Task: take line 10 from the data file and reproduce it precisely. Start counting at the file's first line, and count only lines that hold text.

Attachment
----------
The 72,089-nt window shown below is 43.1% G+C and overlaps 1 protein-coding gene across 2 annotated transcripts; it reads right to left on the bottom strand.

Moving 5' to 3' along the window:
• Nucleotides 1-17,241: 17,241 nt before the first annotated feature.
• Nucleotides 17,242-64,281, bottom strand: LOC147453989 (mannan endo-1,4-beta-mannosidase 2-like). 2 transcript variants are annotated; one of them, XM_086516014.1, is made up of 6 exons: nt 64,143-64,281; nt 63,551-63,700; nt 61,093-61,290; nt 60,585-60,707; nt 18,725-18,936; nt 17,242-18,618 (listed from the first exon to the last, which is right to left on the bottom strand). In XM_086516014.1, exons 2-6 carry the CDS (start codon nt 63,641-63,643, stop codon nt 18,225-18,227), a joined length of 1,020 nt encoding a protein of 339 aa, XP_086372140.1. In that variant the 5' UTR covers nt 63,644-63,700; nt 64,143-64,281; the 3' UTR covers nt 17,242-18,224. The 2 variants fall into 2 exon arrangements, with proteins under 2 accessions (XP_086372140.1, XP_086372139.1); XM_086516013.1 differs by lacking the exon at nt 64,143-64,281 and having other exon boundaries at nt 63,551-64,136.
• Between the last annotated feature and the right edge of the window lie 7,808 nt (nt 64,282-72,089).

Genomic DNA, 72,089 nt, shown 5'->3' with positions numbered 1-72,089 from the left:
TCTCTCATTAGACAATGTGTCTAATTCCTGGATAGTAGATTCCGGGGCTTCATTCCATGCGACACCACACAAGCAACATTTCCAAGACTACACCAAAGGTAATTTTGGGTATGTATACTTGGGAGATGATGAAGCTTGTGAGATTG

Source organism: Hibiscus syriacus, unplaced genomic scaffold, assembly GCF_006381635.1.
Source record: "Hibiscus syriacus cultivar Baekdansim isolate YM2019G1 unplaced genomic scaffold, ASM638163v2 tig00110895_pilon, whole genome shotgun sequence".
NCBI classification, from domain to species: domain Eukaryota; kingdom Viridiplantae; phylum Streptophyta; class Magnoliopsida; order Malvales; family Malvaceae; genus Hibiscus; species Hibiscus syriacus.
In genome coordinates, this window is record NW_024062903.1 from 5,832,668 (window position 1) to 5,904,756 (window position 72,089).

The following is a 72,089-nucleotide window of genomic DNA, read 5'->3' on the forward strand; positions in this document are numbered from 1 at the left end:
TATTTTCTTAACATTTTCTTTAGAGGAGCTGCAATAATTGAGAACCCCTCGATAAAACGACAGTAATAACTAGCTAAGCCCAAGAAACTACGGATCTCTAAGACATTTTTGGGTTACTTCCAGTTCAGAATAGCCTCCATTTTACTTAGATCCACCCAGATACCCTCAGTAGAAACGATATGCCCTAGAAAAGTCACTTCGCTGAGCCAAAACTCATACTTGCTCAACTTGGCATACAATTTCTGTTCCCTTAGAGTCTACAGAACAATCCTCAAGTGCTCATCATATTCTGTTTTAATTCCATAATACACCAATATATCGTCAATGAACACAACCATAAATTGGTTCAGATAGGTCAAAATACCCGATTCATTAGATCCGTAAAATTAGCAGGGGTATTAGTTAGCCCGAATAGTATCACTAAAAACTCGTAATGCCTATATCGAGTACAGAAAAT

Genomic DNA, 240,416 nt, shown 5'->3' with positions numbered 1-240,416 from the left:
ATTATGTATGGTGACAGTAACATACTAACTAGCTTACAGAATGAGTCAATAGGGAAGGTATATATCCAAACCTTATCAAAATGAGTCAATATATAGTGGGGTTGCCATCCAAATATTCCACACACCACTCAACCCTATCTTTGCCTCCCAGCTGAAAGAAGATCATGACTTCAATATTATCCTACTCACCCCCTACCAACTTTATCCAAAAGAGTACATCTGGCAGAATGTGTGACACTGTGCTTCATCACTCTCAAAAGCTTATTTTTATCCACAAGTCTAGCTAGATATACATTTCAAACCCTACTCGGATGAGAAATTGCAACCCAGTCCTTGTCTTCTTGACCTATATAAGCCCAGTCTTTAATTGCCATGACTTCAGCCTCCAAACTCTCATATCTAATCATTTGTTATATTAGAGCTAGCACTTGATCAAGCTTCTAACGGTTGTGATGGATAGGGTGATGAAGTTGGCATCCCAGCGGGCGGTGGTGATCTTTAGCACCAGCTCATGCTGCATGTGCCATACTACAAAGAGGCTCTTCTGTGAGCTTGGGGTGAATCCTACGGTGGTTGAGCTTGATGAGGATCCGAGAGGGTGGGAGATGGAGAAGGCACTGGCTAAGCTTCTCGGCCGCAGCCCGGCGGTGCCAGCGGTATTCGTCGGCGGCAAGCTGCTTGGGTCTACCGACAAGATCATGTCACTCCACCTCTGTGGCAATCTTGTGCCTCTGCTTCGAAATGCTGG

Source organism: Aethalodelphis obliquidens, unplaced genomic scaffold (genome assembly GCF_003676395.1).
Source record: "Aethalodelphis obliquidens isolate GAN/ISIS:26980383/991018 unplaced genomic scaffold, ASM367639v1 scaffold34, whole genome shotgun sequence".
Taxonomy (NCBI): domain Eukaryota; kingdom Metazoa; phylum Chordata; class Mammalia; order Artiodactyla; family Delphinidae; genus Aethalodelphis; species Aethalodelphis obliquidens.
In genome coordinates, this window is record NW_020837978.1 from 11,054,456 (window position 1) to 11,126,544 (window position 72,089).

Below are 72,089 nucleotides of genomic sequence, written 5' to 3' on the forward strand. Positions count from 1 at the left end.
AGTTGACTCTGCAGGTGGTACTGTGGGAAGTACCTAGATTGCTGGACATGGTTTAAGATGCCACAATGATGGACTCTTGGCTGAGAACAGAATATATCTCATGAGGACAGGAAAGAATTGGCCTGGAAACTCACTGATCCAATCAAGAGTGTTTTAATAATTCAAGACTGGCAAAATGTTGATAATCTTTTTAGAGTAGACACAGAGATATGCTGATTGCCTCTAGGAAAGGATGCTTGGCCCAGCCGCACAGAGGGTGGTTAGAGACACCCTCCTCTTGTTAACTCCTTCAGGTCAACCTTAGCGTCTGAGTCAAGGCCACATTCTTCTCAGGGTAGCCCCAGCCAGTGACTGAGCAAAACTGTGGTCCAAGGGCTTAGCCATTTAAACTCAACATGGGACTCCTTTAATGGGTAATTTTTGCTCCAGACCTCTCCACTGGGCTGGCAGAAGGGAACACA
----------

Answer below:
NCBI classification, from domain to species: domain Eukaryota; kingdom Viridiplantae; phylum Streptophyta; class Magnoliopsida; order Malvales; family Malvaceae; genus Hibiscus; species Hibiscus syriacus.